• Some organofluorophosphorus molecules like diisopropylfluorophosphate, covalently bind with acetylcholinesterase and completely deactivate an enzyme essential for the function of the nervous system, e.g. nerve impulses are blocked and you lose body control. The now banned nerve gas Sarin, binds with the -OH group on a serine amino acid residue (Ser) on the active site, so deactivating the enzyme, BUT it does not bind to 27 other Ser residue sites on the enzyme! You die from respiratory failure in a few minutes via fatally accurate stereochemistry, Sarin is a biochemical 'sniper'!
        • basically: Sarin-F + H-O-Ser-E ==> Sarin-O-Ser-E + HF
    • Example 5: Fungal toxins.
      • Chemicals from fungi can irreversibly deactivate RNA polymerase and inhibit crucial synthesis reactions in cell chemistry.
    • Example 6: Complex or chelating agents can bind reversibly to a metal ion essential for catalytic activity.
      • e.g. EDTA, a polydentate ligand, can form a complex with Mg2+ (or probably most other M2+ ion) and is a case of reversible non-competitive inhibition.
      • [E-Mg]2+(active) + [EDTA]4-(aq) + reversible [E](inactive) + [Mg-EDTA]2-(aq)
      • The Mg2+ was itself part of a metalloprotein complex ion, but the removal of the metal ion and change in enzyme ligand status, deactivates the enzyme.
      • The cyanide ion, CN-, is a monodentate ligand and binds to the iron(III) ion of the active site of catalase (see also above) in competitive inhibition.
    • Example 7: Oxidising and reducing agents.
      • Cells do not generally like ingested 'foreign' strong oxidising or reducing agents as they produce irreversible effects and don't normally form a food constituent.
      • One protein-enzyme structure that is easily affected is the disulphide link (-S-S-) or the thiol group (-SH) in the cysteine amino-acid residue (Cys).
      • Oxidation will form a disulphide bond which would inevitably change the conformation of an enzyme.
        • 2 polypeptide-Cys-SH + [O] ==> polypeptide-Cys-S-S-Cys-polypeptide + H2O
      • Or, a reducing agent can break a necessary disulphide link needed to maintain the secondary or tertiary structure of the enzyme protein.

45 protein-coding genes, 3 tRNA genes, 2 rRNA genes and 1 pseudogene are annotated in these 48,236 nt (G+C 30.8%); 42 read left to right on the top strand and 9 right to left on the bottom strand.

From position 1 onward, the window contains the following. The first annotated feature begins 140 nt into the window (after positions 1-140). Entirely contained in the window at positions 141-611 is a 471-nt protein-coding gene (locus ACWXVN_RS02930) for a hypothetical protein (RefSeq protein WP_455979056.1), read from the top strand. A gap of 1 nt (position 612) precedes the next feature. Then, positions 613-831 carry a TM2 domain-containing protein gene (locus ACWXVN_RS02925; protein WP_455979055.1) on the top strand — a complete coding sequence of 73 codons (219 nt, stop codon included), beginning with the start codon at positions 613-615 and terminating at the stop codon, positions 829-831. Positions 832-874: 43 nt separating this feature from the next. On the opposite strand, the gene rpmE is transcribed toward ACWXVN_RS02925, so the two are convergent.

• polypeptide-Cys-S-S-Cys-polypeptide + 2[H] ==> 2 polypeptide-Cys-SH

The effects of temperature increase and pH change and protein denaturing effects are discussed elsewhere on the page.

A very simplified discussion of enzyme kinetics is on the advanced rates of reaction page.

A simplified view of the structure and function of the protein haemoglobin

Haemoglobin, is NOT an enzyme, but does consists of four polypeptide chains (the globin proteins) held together as a tetramer (its quaternary structure) by intermolecular forces. Each polypeptide protein chain has a heme/haem cofactor group (which also occur in enzymes) which consists of a 6 co-ordinated Fe2+ complex, so there are six bonds in an 'octahedral arrangement,  typical of a transition metal complex. Five of the ligand bonds involve dative covalent bonding via lone pairs from a nitrogen atom (the structure of the organic R group is complex and omitted but involves lone pair donation from N or O). Two of the polypeptides are alpha-helixes and the other two are beta-pleated sheets. When one oxygen molecule binds to one of the four polypeptide chains, the shape is changed slightly to facilitate the addition of three other oxygen molecules (a sort of molecular co-operation).

[ alpha/beta-polypeptide-[Fe2+(:NR5)O2] ]4 is a crude representation of the tetramer haemoglobin molecule

toxic If present, and unfortunately, carbon monoxide is a more strongly bonded ligand than O2, and will replace it. The CO will stay on the haemoglobin molecule as carboxyhaemoglobin, inhibiting further O2 co-ordination and hence cell respiration!

Note: (i) If the Fe2+ is oxidised to Fe3+, the haemoglobin molecule cannot acts as an oxygen carrier.

Note (ii) The haem/heme group is similar to the grouping on the photosynthesis molecule chlorophyll, which has a magnesium ion, Mg2+, at the centre of the 'complex' rather than an Fe2+ ion, and is attached to a long hydrocarbon tail' rather than a polypeptide. Its interesting that both molecules are to do with 'energy' chemistry, so maybe we are seeing molecular evolution connections?  


ORGANIC CHEMISTRY PART 14 ISOMERISM INDEX: 14.1 ISOMERISM general introduction-definition * STRUCTURAL ISOMERISM general definition * 14.1a Chain isomerism * 14.1b Positional isomerism * 14.1c Functional group isomerism * 14.1d isomerism1.htm * 14.2 STEREOISOMERISM general definition * 14.2 E/Z ('ex' Geometric/Geometrical cis/trans) Isomerism * 14.3 R/S Optical Isomerism and chiral auxiliary synthesis * 14.4 Protein-enzyme structure, function and inhibition * 14.5 Combinatorial chemistry 14.6 Stereoregular polymers -  isotactic/atactic/syndiotactic poly(propene) and also Isomerism in Transition metal complexes

Other major organic notes pages: Introduction to mechanisms with links to detailed notes and summary of functional groups with links to more examples and naming quizzes.

ALPHABETICAL SITE INDEX for chemistry